PUTRAJAYA - The authorities are revoking the licences of several hundred deep-sea fishing vessels over the hiring of foreigners, especially Vietnamese, as crew and those being leased to Vietnamese fishermen.
The move, warns Agro-based Industries Minister Datuk Seri Ismail Sabri Yaakob, can result in a shortage of fish in the near future.
The drastic move, he said, had to be taken as Vietnamese seamen working aboard Malaysian vessels were behaving like "sea gangsters" and treating Malaysian waters like their own territories.
"We will find ways to overcome the anticipated shortage of sea catch, but this is something that we have to do to protect our fishermen and fishing industries," he said after meeting several agencies and fishermen on the latest incident where Vietnamese crew members of a trawler were reported to have attacked local fishermen with petrol bombs and shot them with a pistol in waters off Kuantan on Monday.
"The Vietnamese seamen are getting big-headed. They catch fish any way they like, including using two vessels to trawl side-by-side which leaves nothing for others," he said.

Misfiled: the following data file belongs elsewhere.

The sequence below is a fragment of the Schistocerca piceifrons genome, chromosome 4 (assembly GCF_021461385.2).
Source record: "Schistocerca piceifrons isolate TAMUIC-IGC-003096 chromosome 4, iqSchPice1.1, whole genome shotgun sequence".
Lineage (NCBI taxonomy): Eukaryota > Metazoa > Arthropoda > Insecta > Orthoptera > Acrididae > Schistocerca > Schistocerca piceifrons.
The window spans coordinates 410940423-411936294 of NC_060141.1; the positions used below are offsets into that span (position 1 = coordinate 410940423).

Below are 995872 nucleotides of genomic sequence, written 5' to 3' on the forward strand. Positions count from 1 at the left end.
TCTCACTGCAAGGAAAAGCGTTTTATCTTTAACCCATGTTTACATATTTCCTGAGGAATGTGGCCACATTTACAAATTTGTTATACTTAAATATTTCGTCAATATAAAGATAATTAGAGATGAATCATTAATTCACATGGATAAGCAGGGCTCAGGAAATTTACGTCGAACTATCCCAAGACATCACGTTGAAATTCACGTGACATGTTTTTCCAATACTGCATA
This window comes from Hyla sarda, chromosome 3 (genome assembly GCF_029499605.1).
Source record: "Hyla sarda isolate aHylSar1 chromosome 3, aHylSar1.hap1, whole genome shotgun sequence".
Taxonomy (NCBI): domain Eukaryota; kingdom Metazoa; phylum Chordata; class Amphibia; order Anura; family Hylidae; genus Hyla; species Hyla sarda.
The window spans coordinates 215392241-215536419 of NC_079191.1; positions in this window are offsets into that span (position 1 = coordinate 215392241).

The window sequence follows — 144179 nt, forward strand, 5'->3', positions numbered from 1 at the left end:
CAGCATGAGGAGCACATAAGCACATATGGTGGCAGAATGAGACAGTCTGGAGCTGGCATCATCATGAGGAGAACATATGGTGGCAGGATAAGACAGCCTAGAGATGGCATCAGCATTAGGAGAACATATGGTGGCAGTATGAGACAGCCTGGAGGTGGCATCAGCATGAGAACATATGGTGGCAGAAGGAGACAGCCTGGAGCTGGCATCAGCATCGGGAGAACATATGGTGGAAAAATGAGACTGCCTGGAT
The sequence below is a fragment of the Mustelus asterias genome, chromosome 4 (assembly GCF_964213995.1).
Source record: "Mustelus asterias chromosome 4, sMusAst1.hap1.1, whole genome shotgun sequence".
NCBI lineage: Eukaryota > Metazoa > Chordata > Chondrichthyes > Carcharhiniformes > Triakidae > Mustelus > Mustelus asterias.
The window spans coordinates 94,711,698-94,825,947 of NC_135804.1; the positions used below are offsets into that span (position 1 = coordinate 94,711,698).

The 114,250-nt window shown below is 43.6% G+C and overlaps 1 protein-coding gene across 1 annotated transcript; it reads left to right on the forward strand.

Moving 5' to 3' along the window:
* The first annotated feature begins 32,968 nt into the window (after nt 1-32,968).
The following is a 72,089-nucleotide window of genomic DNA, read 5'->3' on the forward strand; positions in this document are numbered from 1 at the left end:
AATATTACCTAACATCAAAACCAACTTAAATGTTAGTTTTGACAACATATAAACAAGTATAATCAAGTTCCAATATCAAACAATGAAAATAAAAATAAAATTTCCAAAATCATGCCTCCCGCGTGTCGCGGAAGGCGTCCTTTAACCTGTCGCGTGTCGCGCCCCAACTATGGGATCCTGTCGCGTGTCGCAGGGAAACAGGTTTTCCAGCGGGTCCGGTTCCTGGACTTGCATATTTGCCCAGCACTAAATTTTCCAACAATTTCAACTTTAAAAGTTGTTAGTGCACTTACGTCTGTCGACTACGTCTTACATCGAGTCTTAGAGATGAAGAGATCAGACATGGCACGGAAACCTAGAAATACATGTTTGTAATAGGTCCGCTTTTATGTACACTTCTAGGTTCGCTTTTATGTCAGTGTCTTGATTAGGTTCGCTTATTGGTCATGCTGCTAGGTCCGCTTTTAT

"We learnt that some of the boats did not land their catch on our jetties but transferred them to other boats belonging to their countrymen at sea."
Currently, there are 1,260 deep-sea fishing boats in operation and the number of foreign crew members is estimated at about 30,000 with more than half being Vietnamese.
Ismail Sabri said that to date, the ministry had revoked the licences of 270 deep-sea fishing boats for various offences while 41 others were being investigated.
"The towkay will not be happy about this action, but we want them to be responsible. We gave them licences but they leased them out to Vietnamese who are now treating our waters like their own," he said.
In anticipation of retaliation from Vietnamese crew members towards local fishermen resulting from the decision, Ismail Sabri said the Malaysian Maritime Enforcement Agency had promised that patrolling would be increased in hot areas.